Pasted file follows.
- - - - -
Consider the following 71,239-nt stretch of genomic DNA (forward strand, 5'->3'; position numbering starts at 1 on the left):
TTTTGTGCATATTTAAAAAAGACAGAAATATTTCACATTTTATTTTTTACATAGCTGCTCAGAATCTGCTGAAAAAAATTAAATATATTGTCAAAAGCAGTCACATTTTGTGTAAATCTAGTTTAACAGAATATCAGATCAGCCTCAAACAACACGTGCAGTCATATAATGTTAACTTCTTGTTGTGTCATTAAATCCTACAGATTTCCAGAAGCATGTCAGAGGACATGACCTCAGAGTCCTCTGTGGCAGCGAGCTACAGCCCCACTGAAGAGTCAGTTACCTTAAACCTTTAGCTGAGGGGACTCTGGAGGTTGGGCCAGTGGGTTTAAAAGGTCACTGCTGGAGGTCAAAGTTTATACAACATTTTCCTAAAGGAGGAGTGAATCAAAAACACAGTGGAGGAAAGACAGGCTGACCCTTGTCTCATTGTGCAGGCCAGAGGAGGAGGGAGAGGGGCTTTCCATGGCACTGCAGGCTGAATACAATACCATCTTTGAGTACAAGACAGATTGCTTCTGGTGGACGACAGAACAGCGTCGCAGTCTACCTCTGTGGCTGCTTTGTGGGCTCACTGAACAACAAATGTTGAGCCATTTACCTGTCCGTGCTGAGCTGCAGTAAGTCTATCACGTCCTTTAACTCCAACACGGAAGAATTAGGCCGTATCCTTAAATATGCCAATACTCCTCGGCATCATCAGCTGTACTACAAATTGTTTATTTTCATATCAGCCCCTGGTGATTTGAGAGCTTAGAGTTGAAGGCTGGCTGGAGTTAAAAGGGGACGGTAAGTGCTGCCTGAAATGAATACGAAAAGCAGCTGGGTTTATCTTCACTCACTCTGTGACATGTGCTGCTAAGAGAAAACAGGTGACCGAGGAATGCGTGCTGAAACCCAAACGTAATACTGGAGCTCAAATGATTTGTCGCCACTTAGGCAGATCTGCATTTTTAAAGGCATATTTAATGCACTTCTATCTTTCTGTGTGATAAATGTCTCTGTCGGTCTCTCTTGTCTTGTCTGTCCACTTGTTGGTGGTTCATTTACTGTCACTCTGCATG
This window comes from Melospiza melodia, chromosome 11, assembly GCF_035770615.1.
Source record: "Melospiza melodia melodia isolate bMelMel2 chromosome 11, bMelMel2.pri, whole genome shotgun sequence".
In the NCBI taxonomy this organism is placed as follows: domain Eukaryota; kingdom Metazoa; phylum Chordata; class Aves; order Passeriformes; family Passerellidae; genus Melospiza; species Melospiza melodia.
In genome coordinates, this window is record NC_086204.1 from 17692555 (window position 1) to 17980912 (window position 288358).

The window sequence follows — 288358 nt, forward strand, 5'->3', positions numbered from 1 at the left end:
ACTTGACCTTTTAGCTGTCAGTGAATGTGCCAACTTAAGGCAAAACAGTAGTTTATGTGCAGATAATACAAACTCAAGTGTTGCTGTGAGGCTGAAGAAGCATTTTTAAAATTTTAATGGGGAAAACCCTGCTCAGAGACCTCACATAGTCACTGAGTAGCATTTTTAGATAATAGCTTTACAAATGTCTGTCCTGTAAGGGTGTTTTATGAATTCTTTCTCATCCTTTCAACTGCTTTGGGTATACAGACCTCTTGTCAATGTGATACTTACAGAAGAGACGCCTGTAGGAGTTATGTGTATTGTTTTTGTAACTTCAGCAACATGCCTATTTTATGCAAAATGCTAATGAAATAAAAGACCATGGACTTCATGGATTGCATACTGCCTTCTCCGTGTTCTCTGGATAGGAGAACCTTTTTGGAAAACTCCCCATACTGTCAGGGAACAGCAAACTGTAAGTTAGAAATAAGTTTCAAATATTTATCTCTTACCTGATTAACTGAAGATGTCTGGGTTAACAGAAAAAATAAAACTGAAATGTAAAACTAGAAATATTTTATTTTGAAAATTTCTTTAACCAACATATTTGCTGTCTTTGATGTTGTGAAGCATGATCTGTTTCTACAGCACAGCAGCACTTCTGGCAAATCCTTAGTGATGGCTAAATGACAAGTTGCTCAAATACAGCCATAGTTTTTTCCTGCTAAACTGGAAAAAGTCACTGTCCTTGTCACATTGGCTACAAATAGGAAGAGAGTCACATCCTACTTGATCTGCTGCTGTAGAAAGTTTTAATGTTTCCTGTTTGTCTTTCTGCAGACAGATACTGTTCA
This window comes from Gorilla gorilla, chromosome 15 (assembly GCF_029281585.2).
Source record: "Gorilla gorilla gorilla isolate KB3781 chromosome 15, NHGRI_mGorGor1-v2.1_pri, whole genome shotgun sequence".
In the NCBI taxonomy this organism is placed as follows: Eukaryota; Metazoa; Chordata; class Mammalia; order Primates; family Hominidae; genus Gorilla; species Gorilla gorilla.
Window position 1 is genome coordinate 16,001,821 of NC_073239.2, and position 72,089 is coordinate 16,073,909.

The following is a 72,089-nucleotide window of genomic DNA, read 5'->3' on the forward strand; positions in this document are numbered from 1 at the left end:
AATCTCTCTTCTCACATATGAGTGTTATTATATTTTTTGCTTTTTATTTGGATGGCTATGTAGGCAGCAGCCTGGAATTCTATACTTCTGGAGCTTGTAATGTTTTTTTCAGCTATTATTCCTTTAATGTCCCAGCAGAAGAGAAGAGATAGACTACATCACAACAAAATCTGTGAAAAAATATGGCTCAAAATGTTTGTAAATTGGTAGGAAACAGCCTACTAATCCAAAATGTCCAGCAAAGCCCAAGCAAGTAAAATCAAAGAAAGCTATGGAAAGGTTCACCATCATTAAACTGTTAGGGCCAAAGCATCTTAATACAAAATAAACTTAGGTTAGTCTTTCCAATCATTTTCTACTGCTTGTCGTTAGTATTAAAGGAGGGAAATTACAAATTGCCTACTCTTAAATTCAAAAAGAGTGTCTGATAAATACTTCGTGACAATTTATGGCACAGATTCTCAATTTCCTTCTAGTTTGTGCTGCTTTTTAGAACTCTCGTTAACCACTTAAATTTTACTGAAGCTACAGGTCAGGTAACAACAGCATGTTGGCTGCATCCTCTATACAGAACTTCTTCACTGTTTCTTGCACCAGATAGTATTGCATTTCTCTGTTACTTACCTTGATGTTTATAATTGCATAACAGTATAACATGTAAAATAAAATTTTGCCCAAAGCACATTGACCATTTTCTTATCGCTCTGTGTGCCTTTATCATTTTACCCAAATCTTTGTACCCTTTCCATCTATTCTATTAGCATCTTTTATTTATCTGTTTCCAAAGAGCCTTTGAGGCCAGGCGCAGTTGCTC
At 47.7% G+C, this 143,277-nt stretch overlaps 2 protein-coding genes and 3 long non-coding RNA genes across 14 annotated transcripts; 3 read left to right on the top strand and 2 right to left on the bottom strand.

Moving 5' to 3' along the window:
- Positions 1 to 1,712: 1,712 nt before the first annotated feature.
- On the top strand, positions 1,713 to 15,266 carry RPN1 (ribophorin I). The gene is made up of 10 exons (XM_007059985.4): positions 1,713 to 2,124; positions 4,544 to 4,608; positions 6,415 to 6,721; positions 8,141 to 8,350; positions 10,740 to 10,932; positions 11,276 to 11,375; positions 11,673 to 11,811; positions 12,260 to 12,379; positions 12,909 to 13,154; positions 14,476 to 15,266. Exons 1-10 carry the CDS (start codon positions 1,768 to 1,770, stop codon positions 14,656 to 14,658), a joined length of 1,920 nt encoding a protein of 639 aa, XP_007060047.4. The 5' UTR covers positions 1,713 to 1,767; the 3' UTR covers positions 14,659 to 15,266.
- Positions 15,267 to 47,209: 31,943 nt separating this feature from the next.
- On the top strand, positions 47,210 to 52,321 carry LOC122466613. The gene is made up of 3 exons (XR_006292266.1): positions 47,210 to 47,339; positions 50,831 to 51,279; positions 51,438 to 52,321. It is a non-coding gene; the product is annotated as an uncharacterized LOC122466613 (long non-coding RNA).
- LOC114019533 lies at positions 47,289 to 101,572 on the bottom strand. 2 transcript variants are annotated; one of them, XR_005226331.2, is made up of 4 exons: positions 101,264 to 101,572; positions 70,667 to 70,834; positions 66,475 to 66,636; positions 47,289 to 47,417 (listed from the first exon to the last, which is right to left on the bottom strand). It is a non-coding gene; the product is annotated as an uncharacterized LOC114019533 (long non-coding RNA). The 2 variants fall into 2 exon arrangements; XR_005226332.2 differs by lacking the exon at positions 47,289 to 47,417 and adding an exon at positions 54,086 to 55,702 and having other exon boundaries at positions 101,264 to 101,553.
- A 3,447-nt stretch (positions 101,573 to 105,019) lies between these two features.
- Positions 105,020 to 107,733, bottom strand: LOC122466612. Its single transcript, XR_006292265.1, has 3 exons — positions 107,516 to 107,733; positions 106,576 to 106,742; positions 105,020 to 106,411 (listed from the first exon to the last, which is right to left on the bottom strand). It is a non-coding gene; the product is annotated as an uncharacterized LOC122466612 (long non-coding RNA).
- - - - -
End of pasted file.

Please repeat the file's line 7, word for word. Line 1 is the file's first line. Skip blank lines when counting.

The window sequence follows — 288358 nt, forward strand, 5'->3', positions numbered from 1 at the left end: